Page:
Data from the most recent population survey (2000-02) of the Minnesota Heart Survey (MHS) indicate that previous favorable trends in cardiovascular risk levels are attenuating. While cigarette smoking continues to decline, mean body weight rose substantially and rapidly. Other factors present more mixed patterns. Serum cholesterol declined in older adults associated with widespread drug treatment. In younger adults serum cholesterol is rising, as is fat intake. Blood pressure detection and treatment is again improving. However, unfavorable trends in """"""""normotensives"""""""" are observed as more become """"""""prehypertensive"""""""". We anticipate that future trends in cardiovascular disease will reflect these changes in the classical risk factors. Progress may or may not continue. We propose to conduct another population survey of 4,800 adults ages 25-84 in 2005-07, to detect current levels and trends in cardiovascular disease risk factors including blood lipids, blood pressure, cigarette smoking, dietary fat intake, obesity, diabetes, physical inactivity, medication use and new markers for atherosclerotic disease. The proposed survey will build upon five previous, independent cross-sectional surveys conducted in 1980-82, 1985-87, 1990-92, 1995-97 and 2000-02, which collectively examined more than 27,000 adults in the Minneapolis/St. Paul metropolitan area (2.6 million residents, 2000 census). Using the sampling strategy of prior surveys, households will be randomly selected by a two-stage cluster design. A wide range of risk factors for cardiovascular disease will be measured using identical methods to previous surveys. Secular trends in risk factors to morbidity and mortality from coronary heart disease, congestive heart failure and stroke trends within the same population will be analyzed using new analytic methods. To estimate risk factor levels in children and adolescence, 1,200 youth ages 8-17 (offspring of the selected adults) will be recruited and examined using youth specific measurement instruments where appropriate. These findings will be compared to a similar group measured in 2000-02. At the suggestion of NHLBI, the study will oversample ethnic minorities to obtain 25% of the total group of 6,000 adults and children. Serial ascertainment of risk factor levels in populations is crucial to understanding, predicting and controlling population levels of cardiovascular disease. The Minnesota Heart Survey has been, and continues to offer, a powerful resource to examine long-term trends in cardiovascular disease risk factors and outcomes. ? ? ?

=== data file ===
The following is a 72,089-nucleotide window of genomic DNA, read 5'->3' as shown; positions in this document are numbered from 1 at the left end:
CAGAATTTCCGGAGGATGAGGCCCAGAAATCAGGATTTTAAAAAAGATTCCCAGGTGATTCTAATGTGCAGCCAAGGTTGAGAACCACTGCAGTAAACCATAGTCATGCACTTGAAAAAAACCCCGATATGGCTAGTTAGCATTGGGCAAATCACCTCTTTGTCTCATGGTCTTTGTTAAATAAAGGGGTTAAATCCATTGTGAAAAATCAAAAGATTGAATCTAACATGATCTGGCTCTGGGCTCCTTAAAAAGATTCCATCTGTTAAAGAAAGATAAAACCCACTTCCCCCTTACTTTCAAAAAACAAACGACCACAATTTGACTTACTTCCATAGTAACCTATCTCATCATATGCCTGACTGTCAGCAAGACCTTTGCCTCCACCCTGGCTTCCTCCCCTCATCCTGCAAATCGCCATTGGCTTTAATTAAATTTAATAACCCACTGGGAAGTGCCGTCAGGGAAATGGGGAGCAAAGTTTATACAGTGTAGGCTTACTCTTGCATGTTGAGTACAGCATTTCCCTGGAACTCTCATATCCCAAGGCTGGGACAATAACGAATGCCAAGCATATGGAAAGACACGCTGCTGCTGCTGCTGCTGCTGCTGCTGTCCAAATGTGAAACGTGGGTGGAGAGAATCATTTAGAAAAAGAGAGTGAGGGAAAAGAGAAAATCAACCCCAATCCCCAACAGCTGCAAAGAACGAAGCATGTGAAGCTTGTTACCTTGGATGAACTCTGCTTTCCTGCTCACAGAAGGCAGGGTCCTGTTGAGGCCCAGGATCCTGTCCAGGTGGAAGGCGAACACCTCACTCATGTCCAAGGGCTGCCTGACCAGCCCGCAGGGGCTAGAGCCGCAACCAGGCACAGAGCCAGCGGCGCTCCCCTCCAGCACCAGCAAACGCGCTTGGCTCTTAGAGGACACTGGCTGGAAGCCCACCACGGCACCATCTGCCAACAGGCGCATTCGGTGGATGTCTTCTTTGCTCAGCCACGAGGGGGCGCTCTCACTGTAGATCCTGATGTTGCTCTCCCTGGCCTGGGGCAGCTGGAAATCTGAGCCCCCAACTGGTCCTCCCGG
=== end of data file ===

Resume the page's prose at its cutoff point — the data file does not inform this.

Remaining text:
National Institute of Health (NIH)
National Heart, Lung, and Blood Institute (NHLBI)
Research Project (R01)
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Study Section
Cardiovascular and Sleep Epidemiology (CASE)
Program Officer
Sorlie, Paul
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University of Minnesota Twin Cities
Public Health & Prev Medicine
Schools of Public Health
United States
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Luepker, Russell V (2016) Falling Coronary Heart Disease Rates: A Better Explanation? Circulation 133:8-11
Luepker, Russell V; Steffen, Lyn M; Duval, Sue et al. (2015) Population Trends in Aspirin Use for Cardiovascular Disease Prevention 1980-2009: The Minnesota Heart Survey. J Am Heart Assoc 4:
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Harnack, Lisa J; Steffen, Lyn; Zhou, Xia et al. (2011) Trends in vitamin D intake from food sources among adults in the Minneapolis-St Paul, MN, metropolitan area, 1980-1982 through 2007-2009. J Am Diet Assoc 111:1329-34

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